The Sunday Telegraph - Sunday
Is the entire universe really no more than a hologram?
Stephen Hawking explained how, thanks to quantum physics, time in a sense runs backwards
ON THE ORIGIN OF TIME: STEPHEN HAWKING’S FINAL THEORY by Thomas Hertog 352pp, Torva, T£16.99 (0844 871 1514), RRP£20, ebook £9.99
“Who knows where the time goes?” asked Sandy Denny, though as good a question is where it came from in the first place. According to the standard picture of modern cosmology, we are encouraged to think that the Big Bang, roughly 13.7 billion years ago, created time itself along with space, so that it is meaningless to talk of what came before it.
In this sense, time is like a compass direction. Once you are at the South Pole, you cannot walk any further south. Similarly, once you’ve journeyed back in time to the Big Bang, there is no further left to travel. It’s the beginning of the idea of beginning.
This answer has not always satisfied scientists, some of whom prefer to think of our cosmos bubbling into existence from elsewhere and elsewhen. This idea, however, requires a multiverse – a higher sphere of many (perhaps infinitely many) universes, constantly being born from a seething quantum sea – a concept toyed with in the Oscar-winning, universe-hopping romp Everything Everywhere
All at Once.
It’s an idea to which our very own celebrated black-holebotherer Stephen Hawking was hostile. The multiverse, he once remarked to his protégé and collaborator Thomas Hertog, was “outrageous”.
As Prof Hawking noticed, the notion of an infinite number of universes seems to violate Occam’s Razor, which states that entities should not be needlessly multiplied just to prop up an explanation. In his view, the idea shouldn’t even count as real science, on the grounds that it’s unfalsifiable: evidence of other universes completely inaccessible to our own would be impossible to come by. Not mentioned in this book, however, is the idea promoted by the AlbanianAmerican cosmologist Laura Mersini-Houghton that the birth of our universe from the multiverse might have left visible “scars” on the so-called “cosmic microwave background” – the fossil echo of the Big Bang that still permeates the sky.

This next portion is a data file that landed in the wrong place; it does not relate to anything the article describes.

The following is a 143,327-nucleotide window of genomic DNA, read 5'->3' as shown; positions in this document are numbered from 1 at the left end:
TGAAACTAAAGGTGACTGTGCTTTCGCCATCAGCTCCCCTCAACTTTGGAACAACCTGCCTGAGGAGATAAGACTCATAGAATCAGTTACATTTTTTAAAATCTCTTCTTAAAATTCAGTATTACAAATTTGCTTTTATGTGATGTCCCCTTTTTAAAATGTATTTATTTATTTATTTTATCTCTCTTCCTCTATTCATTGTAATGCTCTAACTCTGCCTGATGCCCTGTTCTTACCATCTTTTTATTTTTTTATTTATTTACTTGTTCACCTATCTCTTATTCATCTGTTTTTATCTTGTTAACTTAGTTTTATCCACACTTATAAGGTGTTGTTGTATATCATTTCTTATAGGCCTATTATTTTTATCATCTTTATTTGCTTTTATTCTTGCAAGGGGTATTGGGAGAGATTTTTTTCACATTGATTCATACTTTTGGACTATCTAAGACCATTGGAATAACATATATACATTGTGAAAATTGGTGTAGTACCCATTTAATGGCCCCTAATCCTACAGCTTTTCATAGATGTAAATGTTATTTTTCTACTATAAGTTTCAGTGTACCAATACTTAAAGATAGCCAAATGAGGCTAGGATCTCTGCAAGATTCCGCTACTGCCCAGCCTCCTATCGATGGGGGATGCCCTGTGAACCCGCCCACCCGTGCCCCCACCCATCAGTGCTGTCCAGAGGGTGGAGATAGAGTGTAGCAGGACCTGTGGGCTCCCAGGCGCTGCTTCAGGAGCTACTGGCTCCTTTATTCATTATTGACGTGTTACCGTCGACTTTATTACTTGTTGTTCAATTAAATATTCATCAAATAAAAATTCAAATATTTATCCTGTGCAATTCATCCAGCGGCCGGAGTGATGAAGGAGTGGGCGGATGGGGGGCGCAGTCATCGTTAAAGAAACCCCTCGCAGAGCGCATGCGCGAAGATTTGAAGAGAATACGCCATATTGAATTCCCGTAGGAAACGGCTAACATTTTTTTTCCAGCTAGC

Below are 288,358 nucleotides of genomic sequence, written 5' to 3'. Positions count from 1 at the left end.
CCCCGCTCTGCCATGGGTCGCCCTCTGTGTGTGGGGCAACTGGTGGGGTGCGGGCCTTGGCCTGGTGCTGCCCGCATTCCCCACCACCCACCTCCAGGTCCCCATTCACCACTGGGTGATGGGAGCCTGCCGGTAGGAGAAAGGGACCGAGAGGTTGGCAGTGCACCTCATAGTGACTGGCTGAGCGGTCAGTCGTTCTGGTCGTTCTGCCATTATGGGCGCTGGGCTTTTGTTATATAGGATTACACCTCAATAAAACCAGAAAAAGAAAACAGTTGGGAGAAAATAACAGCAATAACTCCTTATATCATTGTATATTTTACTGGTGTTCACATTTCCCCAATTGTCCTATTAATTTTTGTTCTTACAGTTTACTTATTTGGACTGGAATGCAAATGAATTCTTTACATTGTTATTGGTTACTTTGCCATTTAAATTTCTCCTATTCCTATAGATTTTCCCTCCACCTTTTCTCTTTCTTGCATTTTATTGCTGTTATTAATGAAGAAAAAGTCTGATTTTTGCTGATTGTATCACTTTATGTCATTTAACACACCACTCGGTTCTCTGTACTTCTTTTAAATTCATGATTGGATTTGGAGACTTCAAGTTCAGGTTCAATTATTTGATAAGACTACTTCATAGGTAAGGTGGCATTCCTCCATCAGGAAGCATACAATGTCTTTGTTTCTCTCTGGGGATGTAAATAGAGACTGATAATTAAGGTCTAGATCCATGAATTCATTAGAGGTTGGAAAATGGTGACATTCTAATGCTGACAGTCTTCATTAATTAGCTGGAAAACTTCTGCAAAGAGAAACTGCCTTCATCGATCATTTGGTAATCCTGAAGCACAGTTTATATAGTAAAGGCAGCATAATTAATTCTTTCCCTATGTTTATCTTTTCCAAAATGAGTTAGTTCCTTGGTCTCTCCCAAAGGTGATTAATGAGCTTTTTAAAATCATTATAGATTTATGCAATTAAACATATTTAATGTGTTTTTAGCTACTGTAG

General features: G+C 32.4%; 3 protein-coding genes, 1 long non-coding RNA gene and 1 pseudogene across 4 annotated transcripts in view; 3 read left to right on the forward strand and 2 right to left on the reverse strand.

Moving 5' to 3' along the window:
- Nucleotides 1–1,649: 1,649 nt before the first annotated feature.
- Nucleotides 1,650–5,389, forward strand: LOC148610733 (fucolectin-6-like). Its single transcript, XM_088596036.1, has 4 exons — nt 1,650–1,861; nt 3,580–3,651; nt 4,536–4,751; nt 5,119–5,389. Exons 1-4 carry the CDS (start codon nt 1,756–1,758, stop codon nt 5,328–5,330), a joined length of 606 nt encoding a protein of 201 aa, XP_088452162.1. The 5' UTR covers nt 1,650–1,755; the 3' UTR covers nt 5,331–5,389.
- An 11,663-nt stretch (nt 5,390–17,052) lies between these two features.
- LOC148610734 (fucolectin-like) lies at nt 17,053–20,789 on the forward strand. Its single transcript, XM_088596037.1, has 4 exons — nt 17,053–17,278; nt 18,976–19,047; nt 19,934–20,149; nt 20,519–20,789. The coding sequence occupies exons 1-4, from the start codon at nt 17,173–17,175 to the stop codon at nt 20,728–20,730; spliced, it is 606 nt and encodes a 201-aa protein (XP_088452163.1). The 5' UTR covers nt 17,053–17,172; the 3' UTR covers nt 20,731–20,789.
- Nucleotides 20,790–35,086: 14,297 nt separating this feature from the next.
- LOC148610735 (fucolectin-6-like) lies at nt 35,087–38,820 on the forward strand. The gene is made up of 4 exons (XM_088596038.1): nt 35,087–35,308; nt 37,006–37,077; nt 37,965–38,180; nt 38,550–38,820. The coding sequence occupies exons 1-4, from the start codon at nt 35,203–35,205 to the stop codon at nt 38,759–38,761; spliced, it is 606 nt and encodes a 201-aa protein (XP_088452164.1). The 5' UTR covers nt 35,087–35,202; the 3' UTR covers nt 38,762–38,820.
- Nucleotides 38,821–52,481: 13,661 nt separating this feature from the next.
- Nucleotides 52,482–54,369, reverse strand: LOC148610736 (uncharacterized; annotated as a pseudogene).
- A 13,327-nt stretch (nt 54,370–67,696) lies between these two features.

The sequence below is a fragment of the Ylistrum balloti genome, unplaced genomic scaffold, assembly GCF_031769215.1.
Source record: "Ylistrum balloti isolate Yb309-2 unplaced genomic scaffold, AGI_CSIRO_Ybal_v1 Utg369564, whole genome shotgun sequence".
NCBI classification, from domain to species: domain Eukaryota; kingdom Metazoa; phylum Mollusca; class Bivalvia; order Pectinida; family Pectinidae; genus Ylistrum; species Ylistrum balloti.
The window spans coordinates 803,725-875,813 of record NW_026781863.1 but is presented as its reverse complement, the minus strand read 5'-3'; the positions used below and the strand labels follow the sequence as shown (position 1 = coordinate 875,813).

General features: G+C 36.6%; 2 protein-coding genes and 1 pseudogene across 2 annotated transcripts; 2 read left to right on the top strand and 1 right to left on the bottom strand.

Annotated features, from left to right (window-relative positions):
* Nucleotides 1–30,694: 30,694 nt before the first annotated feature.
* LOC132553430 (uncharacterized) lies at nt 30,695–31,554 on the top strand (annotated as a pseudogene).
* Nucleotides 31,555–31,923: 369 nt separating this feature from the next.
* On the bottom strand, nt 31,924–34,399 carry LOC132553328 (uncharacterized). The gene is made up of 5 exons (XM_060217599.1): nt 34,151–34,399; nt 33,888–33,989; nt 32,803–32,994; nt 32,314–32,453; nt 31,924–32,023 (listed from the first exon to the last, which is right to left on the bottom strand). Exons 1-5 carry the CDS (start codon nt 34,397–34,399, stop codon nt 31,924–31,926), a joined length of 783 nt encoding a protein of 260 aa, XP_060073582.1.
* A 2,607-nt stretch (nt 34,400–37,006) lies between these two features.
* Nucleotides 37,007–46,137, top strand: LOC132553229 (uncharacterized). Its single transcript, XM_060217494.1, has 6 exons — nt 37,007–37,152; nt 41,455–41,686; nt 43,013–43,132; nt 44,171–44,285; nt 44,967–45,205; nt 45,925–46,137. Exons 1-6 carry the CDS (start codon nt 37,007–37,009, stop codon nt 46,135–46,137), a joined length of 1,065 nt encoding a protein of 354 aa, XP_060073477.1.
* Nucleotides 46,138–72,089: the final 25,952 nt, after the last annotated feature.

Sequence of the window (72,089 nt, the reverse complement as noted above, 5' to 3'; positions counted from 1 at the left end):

So, On the Origin of Time gentle polemic, selling a particular theory, but no less rich and fascinating for that. The Belgian cosmologist Hertog, a theoretical physicist at KU Leuven university, draws a vivid and philosophical picture of the evolution of beginning-times theorising in the latter half of the 20th century, including the changing opinions of Hawking himself. It alternates between gnomic conversations over tea with Hertog’s famous late mentor and deliciously mind-bending ideas, such as that time itself stops inside a black hole, meaning that to enter one (if that were possible before you were torn apart by gravitational forces) would be to experience the last moment.
In the intriguing cosmological picture that emerges here, joint brainchild of Hawking and Hertog,
what we call the “laws of physics” themselves evolved and changed as the early universe cooled. They are therefore, as Hertog puts it poetically, simply “frozen accidents”, not amenable to any more fundamental explanation. So much for the kind of “Grand Unified Theory” of physics that Hawking had looked forward to in A Brief History of Time (1988) but then later abandoned.
What’s more controversial is the view that time must be thought of in some ways as running backwards. Science, you see, is the name we give to the activity of some bits of the universe (the ones we call “human scientists”) looking at other bits. According to Hertog and Hawking, what we observe today retrospectively calls into being the universe’s whole past, because of the quantum rule of indeterminacy (that being the rule that things are not definitively one way or another until measured). It’s a form of cosmological idealism in which fuzziness increases with distance: as we look ever further back in time, the universe becomes, as it were, more and more lowresolution, until we arrive at the singularity of the Big Bang, where information runs out.
Most striking, perhaps, is how willing Hertog is to bite the bullet of backwards causation, in which, as he explicitly says, “the past [is] contingent on the present”. He does not even shy away from accepting that this view is teleological, implying as it does that the universe was always somehow aiming at the glorious bio-friendly present, so that there could be theoretical physicists in Leuven to study it.
It can all sound quite hippyish in précis, and often in detail too, especially when Hertog asserts that the entire universe is also a holographic projection. In that case, it turns out, we don’t need to worry about the origin of time because time itself is “illusory”. This recalls Einstein’s picture of the “block universe”, in which there was no flow of time as we seem to experience it.
It also furnishes a kind of cosmic therapy: picturing ourselves as essential enablers of the evolution of the universe, or so Hertog argues, “counters the relentless alienating forces of modern science”. I’m not sure that comforting thought alone will be sufficient to persuade the antivaxxers and the Flat Earth crew.
Eccentrically inspirational as it may be, Hertog’s peroration also shows how difficult it is for us to let go of time as a fundamental concept. Shortly after he declares that time is in some sense not real, he’s seen continuing to use time-based vocabulary such as “when” and “become” and “gradually” to describe the goings-on down there in the quantum realm. It’s not so easy, after all, to get rid of the old “first this, then that”.